The Nightmare Of Grocery Shopping In Venezuela : Parallels Venezuela's economic model has imploded. With food production, import and distribution now controlled by the government, shelves are bare. A day's hunt for groceries in Caracas can prove futile.
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The Nightmare Of Grocery Shopping In Venezuela

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The Nightmare Of Grocery Shopping In Venezuela

The Nightmare Of Grocery Shopping In Venezuela

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KELLY MCEVERS, HOST:

We go now to Venezuela, which will have legislative elections next month. And the ruling Socialist Party there is expected to take a beating. That's in part because of food shortages and complicated rules about when and where people can buy things. The shortages and the rules have made grocery shopping in Venezuela a nightmare. John Otis reports.

ANNY VALERO: (Speaking Spanish).

YOSSMY BENAVENTI: (Speaking Spanish).

JOHN OTIS, BYLINE: For Caracas housewife Anny Valero, today is grocery day whether she likes it or not. Here's why. In Venezuela, government supermarkets sell price-controlled food, making them far cheaper than private stores.

VALERO: (Speaking Spanish).

OTIS: But Valero explains that people are allowed in state-run supermarkets just two days per week based on their ID card numbers. The system is designed to prevent shoppers from buying more than they need, then reselling goods on the black market at a huge markup. It's Monday, and if Valero doesn't go now, she'll have to wait four more days to buy food.

VALERO: (Speaking Spanish).

OTIS: Valero says goodbye to her 7- and 9-year-old daughters. They will skip school and stay home alone in a Caracas slum with the door locked. That's because Valero sometimes spends all day standing in line at grocery stores and can't pick up the girls after class.

JEREMY: (Cooing).

OTIS: Valero brings along Jeremy, her 6-month-old son. We're also joined by her husband, Yossmy Benaventi. He's skipping work at an auto repair shop to help look after the baby and ward off thieves who snatch people's grocery bags.

VALERO: (Speaking Spanish).

BENAVENTI: (Speaking Spanish).

OTIS: We stop at a state-run store. There are no lines outside, but that often means there's not much food left. Inside, the meat department is a barren landscape.

VALERO: (Speaking Spanish).

OTIS: "There's just unplugged display case, flies and a bad odor," Valero says. She settles for three cans of sardines. She also finds diapers for Jeremy.

UNIDENTIFIED MAN: (Speaking Spanish).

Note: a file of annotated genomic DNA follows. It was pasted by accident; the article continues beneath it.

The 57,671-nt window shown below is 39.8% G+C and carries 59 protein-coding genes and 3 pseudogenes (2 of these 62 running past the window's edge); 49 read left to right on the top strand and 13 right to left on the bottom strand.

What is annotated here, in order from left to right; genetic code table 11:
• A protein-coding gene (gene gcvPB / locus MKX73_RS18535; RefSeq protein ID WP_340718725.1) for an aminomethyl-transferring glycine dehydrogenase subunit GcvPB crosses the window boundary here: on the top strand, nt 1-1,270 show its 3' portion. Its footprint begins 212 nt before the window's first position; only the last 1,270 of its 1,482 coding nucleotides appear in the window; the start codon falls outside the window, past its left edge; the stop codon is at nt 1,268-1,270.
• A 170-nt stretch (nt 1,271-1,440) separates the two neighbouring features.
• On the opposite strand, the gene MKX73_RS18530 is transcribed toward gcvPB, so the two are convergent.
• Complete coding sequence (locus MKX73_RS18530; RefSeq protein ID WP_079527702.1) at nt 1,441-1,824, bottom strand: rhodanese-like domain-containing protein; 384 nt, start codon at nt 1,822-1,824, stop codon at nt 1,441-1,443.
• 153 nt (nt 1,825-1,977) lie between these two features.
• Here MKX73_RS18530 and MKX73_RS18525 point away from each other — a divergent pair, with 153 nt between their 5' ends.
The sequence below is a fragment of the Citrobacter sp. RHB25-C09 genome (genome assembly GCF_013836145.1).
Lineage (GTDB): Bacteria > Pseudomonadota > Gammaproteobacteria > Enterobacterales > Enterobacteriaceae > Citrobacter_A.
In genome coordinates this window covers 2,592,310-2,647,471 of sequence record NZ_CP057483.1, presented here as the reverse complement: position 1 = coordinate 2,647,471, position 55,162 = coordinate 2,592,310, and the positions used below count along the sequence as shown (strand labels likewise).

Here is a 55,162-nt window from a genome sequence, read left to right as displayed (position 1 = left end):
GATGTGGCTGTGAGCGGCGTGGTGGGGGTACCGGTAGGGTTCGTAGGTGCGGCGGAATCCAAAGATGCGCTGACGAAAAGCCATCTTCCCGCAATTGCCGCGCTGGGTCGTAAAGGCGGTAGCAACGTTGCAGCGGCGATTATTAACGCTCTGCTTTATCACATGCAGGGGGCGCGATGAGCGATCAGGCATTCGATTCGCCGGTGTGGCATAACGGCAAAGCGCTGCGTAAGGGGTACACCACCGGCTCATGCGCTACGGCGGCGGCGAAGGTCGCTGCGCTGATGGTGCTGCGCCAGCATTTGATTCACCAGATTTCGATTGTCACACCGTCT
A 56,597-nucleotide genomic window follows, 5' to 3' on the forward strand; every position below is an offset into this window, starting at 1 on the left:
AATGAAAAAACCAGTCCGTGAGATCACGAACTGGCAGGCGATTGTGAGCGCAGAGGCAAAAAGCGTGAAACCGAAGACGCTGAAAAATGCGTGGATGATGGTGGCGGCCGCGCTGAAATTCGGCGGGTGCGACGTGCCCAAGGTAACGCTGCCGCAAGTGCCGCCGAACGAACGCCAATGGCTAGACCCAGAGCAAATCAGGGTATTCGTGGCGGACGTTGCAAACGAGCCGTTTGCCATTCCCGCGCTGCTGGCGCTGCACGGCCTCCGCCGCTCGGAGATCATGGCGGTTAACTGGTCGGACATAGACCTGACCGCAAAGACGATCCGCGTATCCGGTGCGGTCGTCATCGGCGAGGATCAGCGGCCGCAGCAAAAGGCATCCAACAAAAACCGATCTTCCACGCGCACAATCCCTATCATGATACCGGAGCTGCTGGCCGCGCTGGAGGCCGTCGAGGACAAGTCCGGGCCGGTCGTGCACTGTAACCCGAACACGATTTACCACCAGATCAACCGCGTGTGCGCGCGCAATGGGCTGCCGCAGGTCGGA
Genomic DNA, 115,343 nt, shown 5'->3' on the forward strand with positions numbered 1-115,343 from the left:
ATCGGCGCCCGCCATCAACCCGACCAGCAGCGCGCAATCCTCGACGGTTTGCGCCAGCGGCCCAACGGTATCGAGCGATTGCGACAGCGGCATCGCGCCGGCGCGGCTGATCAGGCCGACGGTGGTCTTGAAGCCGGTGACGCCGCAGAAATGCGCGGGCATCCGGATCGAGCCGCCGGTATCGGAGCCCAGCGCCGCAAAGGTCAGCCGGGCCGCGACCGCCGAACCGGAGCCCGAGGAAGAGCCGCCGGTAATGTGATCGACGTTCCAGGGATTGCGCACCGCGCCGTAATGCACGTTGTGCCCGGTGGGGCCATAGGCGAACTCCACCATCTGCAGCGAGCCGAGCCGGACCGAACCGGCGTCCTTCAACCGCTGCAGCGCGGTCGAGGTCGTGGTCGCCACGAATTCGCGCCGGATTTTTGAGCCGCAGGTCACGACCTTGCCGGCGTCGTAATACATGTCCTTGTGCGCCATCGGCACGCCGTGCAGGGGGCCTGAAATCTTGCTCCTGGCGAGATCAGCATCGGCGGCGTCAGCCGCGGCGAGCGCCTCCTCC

OTIS: But checkout is like clearing customs in a hostile foreign country. The clerk scrutinizes Valero's ID card and tells her hold her index finger over a fingerprint scanner.

UNIDENTIFIED MAN: (Speaking Spanish).

VALERO: OK.

OTIS: The clerk then informs her that due to rationing, she can buy just two of the three cans of sardines.

VALERO: (Speaking Spanish).

OTIS: Finally, Valero and Benaventi must produce Jeremy's birth certificate to prove the baby is theirs and that they really do need the diapers.

VALERO: (Speaking Spanish).

OTIS: "This is such a waste of time, and we have to do it every week," Valero says. "My husband risks losing his job because he's here with me shopping. And on top of that, we can only buy two of each item."

The final bill is the equivalent of less than a dollar, but that's part of Venezuela's scarcity problem. Economists say price controls make it unprofitable for farms and businesses to produce goods. Falling oil prices mean Venezuela has less money to import food. President Nicolas Maduro also blames smugglers who resell cheap Venezuelan goods in neighboring Colombia. In August, he closed the border.

VALERO: (Speaking Spanish).

OTIS: But Valero blames the government and plans to vote for the opposition in the December elections.

VALERO: (Speaking Spanish).

OTIS: Another frustration is that the shopping controls don't seem to work. On the street, we meet black-market vendors hawking eggs, chicken and five kinds of fish. But buying just a few pounds of beef or tuna would eat up one quarter of Benaventi's monthly salary.

VALERO: (Speaking Spanish).

OTIS: Back home, the girls are fine. But the only food Valero's brought back is the sardines. Her family will have leftovers tonight and rely on their dwindling supply of rice and pasta over the next few days. Then Valero will attempt another grocery run with her husband missing work and the girls skipping school. For NPR News, I'm John Otis, Caracas, Venezuela.

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